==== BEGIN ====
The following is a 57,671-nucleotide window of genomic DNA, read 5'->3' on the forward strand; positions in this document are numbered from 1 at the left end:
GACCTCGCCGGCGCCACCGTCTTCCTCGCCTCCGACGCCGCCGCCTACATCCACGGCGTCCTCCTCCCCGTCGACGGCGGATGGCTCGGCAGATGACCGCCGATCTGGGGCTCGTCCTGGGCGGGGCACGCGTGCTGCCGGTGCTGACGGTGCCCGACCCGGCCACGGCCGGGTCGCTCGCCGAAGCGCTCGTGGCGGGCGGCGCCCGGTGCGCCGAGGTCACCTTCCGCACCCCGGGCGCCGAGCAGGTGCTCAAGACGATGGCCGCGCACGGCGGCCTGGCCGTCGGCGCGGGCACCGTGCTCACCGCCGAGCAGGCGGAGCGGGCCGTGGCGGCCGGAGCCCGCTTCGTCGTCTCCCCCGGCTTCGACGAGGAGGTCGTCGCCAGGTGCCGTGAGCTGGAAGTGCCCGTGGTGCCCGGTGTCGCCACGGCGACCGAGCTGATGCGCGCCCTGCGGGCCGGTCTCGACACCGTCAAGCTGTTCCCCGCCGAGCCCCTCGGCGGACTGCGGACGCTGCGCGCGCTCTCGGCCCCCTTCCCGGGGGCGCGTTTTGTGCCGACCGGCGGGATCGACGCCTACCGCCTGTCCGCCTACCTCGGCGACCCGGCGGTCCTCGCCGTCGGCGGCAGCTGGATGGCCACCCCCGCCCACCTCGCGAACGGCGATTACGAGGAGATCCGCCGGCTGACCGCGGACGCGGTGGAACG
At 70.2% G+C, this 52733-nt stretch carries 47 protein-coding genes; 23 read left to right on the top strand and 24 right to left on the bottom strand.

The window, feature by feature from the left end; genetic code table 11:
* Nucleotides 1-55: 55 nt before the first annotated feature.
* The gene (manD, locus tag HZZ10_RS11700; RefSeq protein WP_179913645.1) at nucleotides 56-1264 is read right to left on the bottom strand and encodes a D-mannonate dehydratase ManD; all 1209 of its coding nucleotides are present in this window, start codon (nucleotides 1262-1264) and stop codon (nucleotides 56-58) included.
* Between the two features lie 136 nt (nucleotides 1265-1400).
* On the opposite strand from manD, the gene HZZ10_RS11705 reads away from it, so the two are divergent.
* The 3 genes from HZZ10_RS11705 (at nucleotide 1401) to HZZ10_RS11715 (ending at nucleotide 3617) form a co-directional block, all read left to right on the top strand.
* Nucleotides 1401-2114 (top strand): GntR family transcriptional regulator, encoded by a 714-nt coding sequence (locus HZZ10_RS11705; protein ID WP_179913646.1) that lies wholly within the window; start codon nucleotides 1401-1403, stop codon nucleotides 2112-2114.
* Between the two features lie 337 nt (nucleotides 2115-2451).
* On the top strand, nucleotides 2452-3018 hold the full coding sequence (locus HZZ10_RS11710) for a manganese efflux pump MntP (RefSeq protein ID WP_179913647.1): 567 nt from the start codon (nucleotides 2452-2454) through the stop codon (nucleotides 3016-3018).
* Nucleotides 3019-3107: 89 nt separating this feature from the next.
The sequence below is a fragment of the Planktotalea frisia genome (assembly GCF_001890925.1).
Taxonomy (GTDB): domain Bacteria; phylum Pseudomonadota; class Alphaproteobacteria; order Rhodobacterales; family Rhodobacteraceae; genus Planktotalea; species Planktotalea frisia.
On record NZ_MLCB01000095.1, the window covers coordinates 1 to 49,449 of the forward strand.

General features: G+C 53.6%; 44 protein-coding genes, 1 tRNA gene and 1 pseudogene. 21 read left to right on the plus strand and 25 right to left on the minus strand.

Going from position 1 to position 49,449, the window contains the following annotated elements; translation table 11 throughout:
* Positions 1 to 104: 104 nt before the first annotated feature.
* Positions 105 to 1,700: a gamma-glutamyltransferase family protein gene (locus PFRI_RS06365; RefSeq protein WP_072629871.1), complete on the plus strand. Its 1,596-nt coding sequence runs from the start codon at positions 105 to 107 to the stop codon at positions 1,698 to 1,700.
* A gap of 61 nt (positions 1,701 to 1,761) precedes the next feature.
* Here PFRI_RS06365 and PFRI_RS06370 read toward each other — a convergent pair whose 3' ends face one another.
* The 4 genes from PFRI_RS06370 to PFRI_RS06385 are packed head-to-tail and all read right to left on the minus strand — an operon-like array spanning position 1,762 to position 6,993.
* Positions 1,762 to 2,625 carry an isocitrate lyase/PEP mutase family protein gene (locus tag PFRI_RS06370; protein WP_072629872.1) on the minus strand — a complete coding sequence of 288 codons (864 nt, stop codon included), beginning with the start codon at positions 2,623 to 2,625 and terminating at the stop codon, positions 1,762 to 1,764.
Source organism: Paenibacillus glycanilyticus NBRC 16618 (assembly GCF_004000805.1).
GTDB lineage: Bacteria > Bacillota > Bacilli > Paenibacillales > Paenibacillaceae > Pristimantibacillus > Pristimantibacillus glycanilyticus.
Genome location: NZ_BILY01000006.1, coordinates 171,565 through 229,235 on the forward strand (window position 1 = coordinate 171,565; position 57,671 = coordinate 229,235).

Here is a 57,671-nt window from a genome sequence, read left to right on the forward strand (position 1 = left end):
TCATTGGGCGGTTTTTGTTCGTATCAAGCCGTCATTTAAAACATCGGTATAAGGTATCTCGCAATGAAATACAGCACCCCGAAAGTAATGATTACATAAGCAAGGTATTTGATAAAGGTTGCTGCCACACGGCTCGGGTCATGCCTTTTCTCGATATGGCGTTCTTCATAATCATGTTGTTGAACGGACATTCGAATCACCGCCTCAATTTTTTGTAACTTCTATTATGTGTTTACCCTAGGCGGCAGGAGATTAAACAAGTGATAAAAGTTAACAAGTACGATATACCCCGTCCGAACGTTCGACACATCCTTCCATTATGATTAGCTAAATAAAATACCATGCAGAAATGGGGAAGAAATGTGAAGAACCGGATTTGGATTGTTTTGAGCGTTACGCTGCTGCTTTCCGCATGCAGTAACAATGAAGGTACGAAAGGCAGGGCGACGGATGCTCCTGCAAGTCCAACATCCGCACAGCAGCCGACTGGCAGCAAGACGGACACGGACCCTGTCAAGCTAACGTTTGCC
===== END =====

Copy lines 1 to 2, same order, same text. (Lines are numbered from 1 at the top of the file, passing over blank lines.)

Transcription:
The following is a 57,671-nucleotide window of genomic DNA, read 5'->3' on the forward strand; positions in this document are numbered from 1 at the left end:
GACCTCGCCGGCGCCACCGTCTTCCTCGCCTCCGACGCCGCCGCCTACATCCACGGCGTCCTCCTCCCCGTCGACGGCGGATGGCTCGGCAGATGACCGCCGATCTGGGGCTCGTCCTGGGCGGGGCACGCGTGCTGCCGGTGCTGACGGTGCCCGACCCGGCCACGGCCGGGTCGCTCGCCGAAGCGCTCGTGGCGGGCGGCGCCCGGTGCGCCGAGGTCACCTTCCGCACCCCGGGCGCCGAGCAGGTGCTCAAGACGATGGCCGCGCACGGCGGCCTGGCCGTCGGCGCGGGCACCGTGCTCACCGCCGAGCAGGCGGAGCGGGCCGTGGCGGCCGGAGCCCGCTTCGTCGTCTCCCCCGGCTTCGACGAGGAGGTCGTCGCCAGGTGCCGTGAGCTGGAAGTGCCCGTGGTGCCCGGTGTCGCCACGGCGACCGAGCTGATGCGCGCCCTGCGGGCCGGTCTCGACACCGTCAAGCTGTTCCCCGCCGAGCCCCTCGGCGGACTGCGGACGCTGCGCGCGCTCTCGGCCCCCTTCCCGGGGGCGCGTTTTGTGCCGACCGGCGGGATCGACGCCTACCGCCTGTCCGCCTACCTCGGCGACCCGGCGGTCCTCGCCGTCGGCGGCAGCTGGATGGCCACCCCCGCCCACCTCGCGAACGGCGATTACGAGGAGATCCGCCGGCTGACCGCGGACGCGGTGGAACG